May 2, 2014

Digging the New Breed

Recruiters are in a unique position to judge short-term spikes and long-term trends across the digital industry. We asked Martin King, Senior Consultant at creative and digital recruitment consultancy Become, about the skills most in demand this year

What changes have you seen in the digital recruitment industry over the last 12 months?

In terms of skill-set needs there’s been an increased demand for designers and developers with mobile and responsive experience. This is driven by brands beginning to realise how much impact mobiles and tablets are having on their business and how many of their customers use non-desktop devices as their preferred weapon of choice. This has undoubtedly driven the demand for responsive design and certainly helped increase the impact of WordPress. We’re also still seeing companies relying heavily on freelancers and a reluctance among candidates to take permanent roles.

What other skills are in demand this year?

User-interface design and true digital design skills will be in big demand this year. At last, brands and their agencies are realising that, like art directors and artworkers in print equivalents, UI designers and developers are (at least) two different people. This year could also mark the age of the true digital creative; there’s a new breed out there that combines strategic thinking, conceptual ability and copywriting. These multi-talented creative technologists are pushing their way into agencies, breaking down the traditional creative team and providing real digital campaign solutions and innovation.

Content marketing is a dominant issue right now. Is that having an impact on the sorts of roles companies are recruiting for?

Those creative technologists I’ve mentioned are really born out of the increase in content marketing. Despite much being written about the importance of content online, it’s only recently that content and concepts have started sitting side by side and started taking prevalence. I do believe that content – and those candidates who are able to understand its importance – truly deliver impact across all digital channels and will be most in demand. Brands and agencies will be restructuring their creative departments to fit in these digital catalysts, which will be interesting. This leads on to editorial skills, which are currently not given sufficient value. However, I believe the value of great editing will become more recognised as roles centred on content generation become more prevalent.


How do you see the mobile landscape developing?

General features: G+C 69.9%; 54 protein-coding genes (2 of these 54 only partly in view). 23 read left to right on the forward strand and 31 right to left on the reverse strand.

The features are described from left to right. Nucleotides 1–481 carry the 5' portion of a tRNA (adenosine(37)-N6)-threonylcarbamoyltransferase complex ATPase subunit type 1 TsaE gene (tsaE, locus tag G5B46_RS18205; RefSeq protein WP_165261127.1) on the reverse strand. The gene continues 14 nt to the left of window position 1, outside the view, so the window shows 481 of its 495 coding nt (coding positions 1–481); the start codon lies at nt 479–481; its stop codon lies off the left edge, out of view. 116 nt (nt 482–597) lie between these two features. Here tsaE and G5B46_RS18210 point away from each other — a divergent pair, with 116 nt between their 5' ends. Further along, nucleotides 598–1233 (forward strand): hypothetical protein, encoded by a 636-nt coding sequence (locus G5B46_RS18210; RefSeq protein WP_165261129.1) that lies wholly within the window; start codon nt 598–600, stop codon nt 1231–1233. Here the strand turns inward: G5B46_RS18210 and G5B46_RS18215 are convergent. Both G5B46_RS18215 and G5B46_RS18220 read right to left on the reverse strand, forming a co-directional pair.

Responsive design was the buzzword for 2013. Now it’s well and truly here. There has been a tendency to look at responsive design as a ‘dumbing down’ of your creative output. But as technology catches up with demand and new development techniques break boundaries, the ability to make beautiful, compelling digital work across any screen will be here. Don’t forget – responsive design is still very new and most of the world has a long way to go to catch up. The biggest mobile developments in 2014 will be technological: mobile payments, ticketing, info sharing. How that impacts on digital designers and developers remains to be seen.

What advice do you have for brands seeking to recruit the best digital talent?

If you want the best digital talent you have to pay well to get it. Look at market rates. (Why not ask your recruiter to advise you or complete a salary survey?) Be realistic about salaries. A lot of the best digital candidates out there are freelancing so you’ll have to dig deep to get them on board. A fixed term contract may be the solution. What is of great importance is identifying what skills you actually need and having a strong digital strategy in place. If you have that, candidates will know you mean business and will be keen to join you knowing they can push boundaries and create great work.

And what advice would you offer candidates?

Immerse yourself, find your niche and push it all the way. Both strategic and creative skills will be in demand – think 360 degrees and you’ve got it made. For developers, there’s no substitute for top level HTML5 and CSS skills, with jQuery thrown in, of course. Developing for mobile and tablets will increase. To candidates I’d say this: don’t be afraid of taking a permanent role; you can immerse yourself in a brand or agency and get a lot out of it.